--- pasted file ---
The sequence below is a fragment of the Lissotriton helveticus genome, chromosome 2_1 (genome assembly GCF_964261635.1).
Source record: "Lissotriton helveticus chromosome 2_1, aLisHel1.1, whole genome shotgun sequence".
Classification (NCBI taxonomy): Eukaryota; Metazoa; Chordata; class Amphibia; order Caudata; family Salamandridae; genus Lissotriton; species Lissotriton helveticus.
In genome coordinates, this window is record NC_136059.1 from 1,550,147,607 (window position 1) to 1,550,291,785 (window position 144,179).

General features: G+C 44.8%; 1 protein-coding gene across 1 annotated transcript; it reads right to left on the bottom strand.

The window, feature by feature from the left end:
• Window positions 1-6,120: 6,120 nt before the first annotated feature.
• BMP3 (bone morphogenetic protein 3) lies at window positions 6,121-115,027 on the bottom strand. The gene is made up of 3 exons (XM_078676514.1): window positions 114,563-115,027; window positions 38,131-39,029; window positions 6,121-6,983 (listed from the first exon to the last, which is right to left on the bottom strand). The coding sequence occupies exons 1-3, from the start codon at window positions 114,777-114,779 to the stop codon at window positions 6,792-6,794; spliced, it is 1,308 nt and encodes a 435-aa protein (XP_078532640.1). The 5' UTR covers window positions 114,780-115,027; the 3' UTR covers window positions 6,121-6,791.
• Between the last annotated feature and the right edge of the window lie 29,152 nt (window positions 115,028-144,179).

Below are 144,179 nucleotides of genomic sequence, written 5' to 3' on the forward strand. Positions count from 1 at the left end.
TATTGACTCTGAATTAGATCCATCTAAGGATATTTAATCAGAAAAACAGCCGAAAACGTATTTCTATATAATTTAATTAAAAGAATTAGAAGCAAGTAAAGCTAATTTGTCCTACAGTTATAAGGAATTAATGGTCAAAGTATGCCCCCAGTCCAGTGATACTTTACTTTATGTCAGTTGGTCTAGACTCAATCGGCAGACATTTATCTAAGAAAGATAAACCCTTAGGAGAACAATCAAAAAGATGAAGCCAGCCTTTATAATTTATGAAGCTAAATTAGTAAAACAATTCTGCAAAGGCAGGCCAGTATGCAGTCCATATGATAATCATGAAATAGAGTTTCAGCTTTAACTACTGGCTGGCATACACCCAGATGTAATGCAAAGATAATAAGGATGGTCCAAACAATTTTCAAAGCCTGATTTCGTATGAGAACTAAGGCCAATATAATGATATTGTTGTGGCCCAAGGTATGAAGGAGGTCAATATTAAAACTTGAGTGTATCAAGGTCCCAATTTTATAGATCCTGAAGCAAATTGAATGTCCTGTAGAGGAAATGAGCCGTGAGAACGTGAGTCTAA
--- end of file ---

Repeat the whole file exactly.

The sequence below is a fragment of the Lissotriton helveticus genome, chromosome 2_1 (genome assembly GCF_964261635.1).
Source record: "Lissotriton helveticus chromosome 2_1, aLisHel1.1, whole genome shotgun sequence".
Classification (NCBI taxonomy): Eukaryota; Metazoa; Chordata; class Amphibia; order Caudata; family Salamandridae; genus Lissotriton; species Lissotriton helveticus.
In genome coordinates, this window is record NC_136059.1 from 1,550,147,607 (window position 1) to 1,550,291,785 (window position 144,179).

General features: G+C 44.8%; 1 protein-coding gene across 1 annotated transcript; it reads right to left on the bottom strand.

The window, feature by feature from the left end:
• Window positions 1-6,120: 6,120 nt before the first annotated feature.
• BMP3 (bone morphogenetic protein 3) lies at window positions 6,121-115,027 on the bottom strand. The gene is made up of 3 exons (XM_078676514.1): window positions 114,563-115,027; window positions 38,131-39,029; window positions 6,121-6,983 (listed from the first exon to the last, which is right to left on the bottom strand). The coding sequence occupies exons 1-3, from the start codon at window positions 114,777-114,779 to the stop codon at window positions 6,792-6,794; spliced, it is 1,308 nt and encodes a 435-aa protein (XP_078532640.1). The 5' UTR covers window positions 114,780-115,027; the 3' UTR covers window positions 6,121-6,791.
• Between the last annotated feature and the right edge of the window lie 29,152 nt (window positions 115,028-144,179).

Below are 144,179 nucleotides of genomic sequence, written 5' to 3' on the forward strand. Positions count from 1 at the left end.
TATTGACTCTGAATTAGATCCATCTAAGGATATTTAATCAGAAAAACAGCCGAAAACGTATTTCTATATAATTTAATTAAAAGAATTAGAAGCAAGTAAAGCTAATTTGTCCTACAGTTATAAGGAATTAATGGTCAAAGTATGCCCCCAGTCCAGTGATACTTTACTTTATGTCAGTTGGTCTAGACTCAATCGGCAGACATTTATCTAAGAAAGATAAACCCTTAGGAGAACAATCAAAAAGATGAAGCCAGCCTTTATAATTTATGAAGCTAAATTAGTAAAACAATTCTGCAAAGGCAGGCCAGTATGCAGTCCATATGATAATCATGAAATAGAGTTTCAGCTTTAACTACTGGCTGGCATACACCCAGATGTAATGCAAAGATAATAAGGATGGTCCAAACAATTTTCAAAGCCTGATTTCGTATGAGAACTAAGGCCAATATAATGATATTGTTGTGGCCCAAGGTATGAAGGAGGTCAATATTAAAACTTGAGTGTATCAAGGTCCCAATTTTATAGATCCTGAAGCAAATTGAATGTCCTGTAGAGGAAATGAGCCGTGAGAACGTGAGTCTAA